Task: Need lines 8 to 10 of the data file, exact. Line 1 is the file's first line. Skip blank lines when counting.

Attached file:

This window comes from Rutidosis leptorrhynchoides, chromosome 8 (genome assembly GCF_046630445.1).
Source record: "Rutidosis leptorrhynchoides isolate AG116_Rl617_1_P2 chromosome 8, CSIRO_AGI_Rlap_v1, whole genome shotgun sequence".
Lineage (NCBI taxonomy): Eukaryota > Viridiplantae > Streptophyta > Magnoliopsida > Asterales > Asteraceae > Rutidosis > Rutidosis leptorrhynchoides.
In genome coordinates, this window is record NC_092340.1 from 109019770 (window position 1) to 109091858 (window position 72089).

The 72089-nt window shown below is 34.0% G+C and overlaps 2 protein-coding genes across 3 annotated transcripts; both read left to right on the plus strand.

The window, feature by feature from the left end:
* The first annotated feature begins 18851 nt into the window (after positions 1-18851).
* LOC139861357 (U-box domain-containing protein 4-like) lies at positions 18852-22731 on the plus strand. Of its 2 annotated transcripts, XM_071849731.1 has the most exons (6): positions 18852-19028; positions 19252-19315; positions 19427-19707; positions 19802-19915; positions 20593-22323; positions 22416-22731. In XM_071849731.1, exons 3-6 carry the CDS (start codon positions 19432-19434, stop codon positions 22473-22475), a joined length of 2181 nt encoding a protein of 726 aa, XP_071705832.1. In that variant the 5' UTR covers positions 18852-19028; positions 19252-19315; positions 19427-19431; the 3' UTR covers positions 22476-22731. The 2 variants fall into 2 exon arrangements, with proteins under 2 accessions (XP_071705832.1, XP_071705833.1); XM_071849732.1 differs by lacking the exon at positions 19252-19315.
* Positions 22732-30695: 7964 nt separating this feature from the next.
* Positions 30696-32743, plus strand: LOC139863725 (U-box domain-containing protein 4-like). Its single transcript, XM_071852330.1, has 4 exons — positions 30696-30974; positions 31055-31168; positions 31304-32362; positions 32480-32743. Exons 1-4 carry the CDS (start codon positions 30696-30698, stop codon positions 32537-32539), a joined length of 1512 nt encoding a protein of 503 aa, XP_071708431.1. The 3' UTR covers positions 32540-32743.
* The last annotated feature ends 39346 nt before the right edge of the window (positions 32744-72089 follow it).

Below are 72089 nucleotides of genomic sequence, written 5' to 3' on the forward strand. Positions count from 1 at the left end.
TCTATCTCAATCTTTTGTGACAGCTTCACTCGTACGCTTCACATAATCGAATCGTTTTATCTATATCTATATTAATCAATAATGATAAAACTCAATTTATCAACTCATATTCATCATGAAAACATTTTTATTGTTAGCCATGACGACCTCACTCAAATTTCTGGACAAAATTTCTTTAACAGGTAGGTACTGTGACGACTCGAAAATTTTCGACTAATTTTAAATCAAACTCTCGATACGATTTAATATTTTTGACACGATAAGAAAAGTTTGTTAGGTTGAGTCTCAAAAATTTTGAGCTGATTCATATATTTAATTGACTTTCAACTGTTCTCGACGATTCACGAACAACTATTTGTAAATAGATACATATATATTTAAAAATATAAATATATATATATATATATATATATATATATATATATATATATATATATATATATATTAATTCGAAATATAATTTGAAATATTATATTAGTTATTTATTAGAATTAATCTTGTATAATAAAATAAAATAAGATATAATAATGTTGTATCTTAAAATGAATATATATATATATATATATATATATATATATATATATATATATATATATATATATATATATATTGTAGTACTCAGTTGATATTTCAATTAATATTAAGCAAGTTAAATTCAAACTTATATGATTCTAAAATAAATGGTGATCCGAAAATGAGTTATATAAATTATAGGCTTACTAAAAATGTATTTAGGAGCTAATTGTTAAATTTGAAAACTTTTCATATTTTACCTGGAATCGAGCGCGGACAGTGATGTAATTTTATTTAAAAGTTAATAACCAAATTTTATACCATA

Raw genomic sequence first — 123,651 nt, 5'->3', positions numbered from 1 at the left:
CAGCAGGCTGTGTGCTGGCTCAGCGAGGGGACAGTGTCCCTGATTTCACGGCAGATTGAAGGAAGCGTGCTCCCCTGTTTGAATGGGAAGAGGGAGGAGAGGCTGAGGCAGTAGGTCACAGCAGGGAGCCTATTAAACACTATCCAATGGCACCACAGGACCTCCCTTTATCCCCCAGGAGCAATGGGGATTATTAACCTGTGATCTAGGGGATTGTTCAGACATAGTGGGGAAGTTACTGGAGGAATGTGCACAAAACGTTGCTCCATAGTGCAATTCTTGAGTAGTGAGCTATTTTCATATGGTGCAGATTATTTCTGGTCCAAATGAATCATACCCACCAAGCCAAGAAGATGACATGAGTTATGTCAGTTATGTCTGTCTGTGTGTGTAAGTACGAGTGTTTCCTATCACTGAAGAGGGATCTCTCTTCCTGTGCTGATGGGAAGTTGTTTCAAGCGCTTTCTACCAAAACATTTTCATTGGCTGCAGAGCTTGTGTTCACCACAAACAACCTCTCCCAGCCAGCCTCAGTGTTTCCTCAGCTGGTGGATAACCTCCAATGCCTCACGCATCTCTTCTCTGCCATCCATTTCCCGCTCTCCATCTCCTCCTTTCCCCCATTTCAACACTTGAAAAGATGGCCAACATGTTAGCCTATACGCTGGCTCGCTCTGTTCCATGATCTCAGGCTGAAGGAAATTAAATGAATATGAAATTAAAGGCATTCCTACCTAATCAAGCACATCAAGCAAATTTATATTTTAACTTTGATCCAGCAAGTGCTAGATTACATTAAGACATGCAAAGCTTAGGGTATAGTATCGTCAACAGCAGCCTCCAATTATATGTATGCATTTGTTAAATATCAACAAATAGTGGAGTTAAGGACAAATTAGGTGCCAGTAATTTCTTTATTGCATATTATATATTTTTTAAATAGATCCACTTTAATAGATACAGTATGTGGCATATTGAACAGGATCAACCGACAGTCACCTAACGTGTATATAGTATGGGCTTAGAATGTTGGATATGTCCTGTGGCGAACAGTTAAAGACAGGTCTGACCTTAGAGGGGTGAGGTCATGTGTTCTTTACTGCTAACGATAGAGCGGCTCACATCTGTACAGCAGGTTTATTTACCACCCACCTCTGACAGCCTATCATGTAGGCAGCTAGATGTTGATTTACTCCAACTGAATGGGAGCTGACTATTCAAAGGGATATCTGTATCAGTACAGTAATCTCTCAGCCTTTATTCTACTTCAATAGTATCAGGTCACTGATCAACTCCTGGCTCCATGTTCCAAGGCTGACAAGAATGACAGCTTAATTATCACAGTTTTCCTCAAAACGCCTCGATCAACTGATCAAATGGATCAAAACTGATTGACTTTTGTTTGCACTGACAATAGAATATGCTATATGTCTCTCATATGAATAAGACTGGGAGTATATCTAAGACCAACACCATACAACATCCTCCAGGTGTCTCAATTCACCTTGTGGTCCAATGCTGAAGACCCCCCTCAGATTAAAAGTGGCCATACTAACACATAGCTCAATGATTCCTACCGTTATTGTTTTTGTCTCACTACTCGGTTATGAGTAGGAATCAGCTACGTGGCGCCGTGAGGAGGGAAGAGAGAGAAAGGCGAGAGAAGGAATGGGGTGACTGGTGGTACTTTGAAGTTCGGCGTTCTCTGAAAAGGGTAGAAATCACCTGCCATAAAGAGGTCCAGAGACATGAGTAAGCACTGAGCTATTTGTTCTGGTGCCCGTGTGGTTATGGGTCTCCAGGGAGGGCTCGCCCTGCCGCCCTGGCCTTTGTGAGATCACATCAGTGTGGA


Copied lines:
* LOC139861357 (U-box domain-containing protein 4-like) lies at positions 18852-22731 on the plus strand. Of its 2 annotated transcripts, XM_071849731.1 has the most exons (6): positions 18852-19028; positions 19252-19315; positions 19427-19707; positions 19802-19915; positions 20593-22323; positions 22416-22731. In XM_071849731.1, exons 3-6 carry the CDS (start codon positions 19432-19434, stop codon positions 22473-22475), a joined length of 2181 nt encoding a protein of 726 aa, XP_071705832.1. In that variant the 5' UTR covers positions 18852-19028; positions 19252-19315; positions 19427-19431; the 3' UTR covers positions 22476-22731. The 2 variants fall into 2 exon arrangements, with proteins under 2 accessions (XP_071705832.1, XP_071705833.1); XM_071849732.1 differs by lacking the exon at positions 19252-19315.
* Positions 22732-30695: 7964 nt separating this feature from the next.
* Positions 30696-32743, plus strand: LOC139863725 (U-box domain-containing protein 4-like). Its single transcript, XM_071852330.1, has 4 exons — positions 30696-30974; positions 31055-31168; positions 31304-32362; positions 32480-32743. Exons 1-4 carry the CDS (start codon positions 30696-30698, stop codon positions 32537-32539), a joined length of 1512 nt encoding a protein of 503 aa, XP_071708431.1. The 3' UTR covers positions 32540-32743.